Jason Robert Brown is best known for his musicals Parade and The Last Five Years. Neither of them was a massive popular hit, but the composer’s sensitivity and style have gained him a devoted following. Brown’s adaptation of Robert James Waller’s The Bridges of Madison County may have been a commercial failure when it opened on Broadway in 2014, though it racked up Tony awards for both its score and orchestrations. This is understandable perhaps, as it is arguably Brown’s most accessible score to date, drawing on a heady mix of folk, country and blues to complement the mood of Waller’s novel.
The story centres on Francesca (Jenna Russell), an Italian war-bride who has made her home and raised a family in Iowa. When her husband and kids are away at the state fair, Francesca encounters photographer Robert Kincaid (Edward Baker-Duly), who awakens feelings of longing that had hitherto been suppressed. Their affair lasts only four days but its import and intensity stays with them for a lifetime.
Such is the brevity of the affair that Marsha Norman’s book struggles to articulate Francesca’s dilemma satisfactorily. Brown’s music brings some much-needed texture to the story. Stand-alone numbers, detached from the narrative, add weight, as well as providing a showcase for the vocal talents of Shanay Holmes as Marian, Robert’s ex-wife. Gillian Kirkpatrick and Paul F Monaghan as family friends Marge and Charlie provide an entertaining portrait of small-town life and are thankfully granted two powerhouse numbers – Get Closer and When I’m Gone – at linchpin moments in the story.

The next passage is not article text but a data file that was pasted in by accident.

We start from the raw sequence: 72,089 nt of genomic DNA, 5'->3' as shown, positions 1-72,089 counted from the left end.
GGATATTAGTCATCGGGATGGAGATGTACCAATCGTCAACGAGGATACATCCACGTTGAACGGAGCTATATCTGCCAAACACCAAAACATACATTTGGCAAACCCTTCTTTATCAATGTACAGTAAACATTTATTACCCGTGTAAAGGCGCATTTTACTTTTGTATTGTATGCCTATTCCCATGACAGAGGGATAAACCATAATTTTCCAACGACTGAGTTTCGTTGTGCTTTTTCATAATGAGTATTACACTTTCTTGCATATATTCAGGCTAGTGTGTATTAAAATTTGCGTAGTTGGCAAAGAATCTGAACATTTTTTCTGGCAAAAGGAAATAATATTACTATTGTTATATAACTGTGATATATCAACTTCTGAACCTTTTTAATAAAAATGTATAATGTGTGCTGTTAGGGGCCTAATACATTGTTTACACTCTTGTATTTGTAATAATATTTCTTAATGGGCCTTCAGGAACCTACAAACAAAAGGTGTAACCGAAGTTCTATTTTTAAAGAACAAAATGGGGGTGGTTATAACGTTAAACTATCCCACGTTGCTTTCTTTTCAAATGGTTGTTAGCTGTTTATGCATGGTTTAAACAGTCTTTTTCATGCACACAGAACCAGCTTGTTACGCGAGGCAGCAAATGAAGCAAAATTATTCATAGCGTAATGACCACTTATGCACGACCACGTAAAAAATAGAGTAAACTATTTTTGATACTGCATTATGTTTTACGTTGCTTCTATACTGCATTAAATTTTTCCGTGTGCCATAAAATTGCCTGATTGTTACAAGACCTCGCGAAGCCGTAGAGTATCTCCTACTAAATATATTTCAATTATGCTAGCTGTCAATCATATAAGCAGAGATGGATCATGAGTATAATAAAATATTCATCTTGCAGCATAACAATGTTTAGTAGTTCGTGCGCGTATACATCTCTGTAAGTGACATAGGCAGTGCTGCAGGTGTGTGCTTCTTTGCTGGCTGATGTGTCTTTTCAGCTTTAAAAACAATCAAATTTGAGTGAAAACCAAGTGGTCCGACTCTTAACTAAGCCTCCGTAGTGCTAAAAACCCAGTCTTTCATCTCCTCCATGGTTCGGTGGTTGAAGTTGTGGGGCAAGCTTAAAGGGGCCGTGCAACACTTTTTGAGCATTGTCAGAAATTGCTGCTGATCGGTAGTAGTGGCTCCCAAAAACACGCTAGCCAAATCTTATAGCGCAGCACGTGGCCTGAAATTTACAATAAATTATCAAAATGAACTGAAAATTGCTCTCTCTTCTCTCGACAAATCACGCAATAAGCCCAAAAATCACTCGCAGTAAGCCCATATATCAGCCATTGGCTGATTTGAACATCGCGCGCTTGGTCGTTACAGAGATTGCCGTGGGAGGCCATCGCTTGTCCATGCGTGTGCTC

There’s a good deal to like in this UK premiere production, not least the ever-resourceful Russell delivering an emotionally intricate portrait of the conflicted Francesca. There is little chemistry however between Russell and Baker-Duly. Their romance seems languid to the point of indolence, which is as much a fault of the book as Trevor Nunn’s rather dry, occasionally overblown staging.
Jon Bausor’s set might have seemed a good idea at the model-box stage, but the creak and groan of a double revolve in such an intimate space is distracting. Is this Nunn’s homage to the lost revolves of his epic Les Misérables? Robert’s blue truck lumbers on with all the conviction of a kiddies’ fairground ride and even one of the titular bridges appears in an unnecessary moment of stage mechanics. Far more successful is Tal Rosner’s video design, which conjures up a sense of both isolation and insulation with seamless simplicity.
The subtleties of Brown’s undeniably likeable score are not exactly lost in Nunn’s production but the intimacy provided by the Menier should have been a bonus, rather than a problem in need of a solution.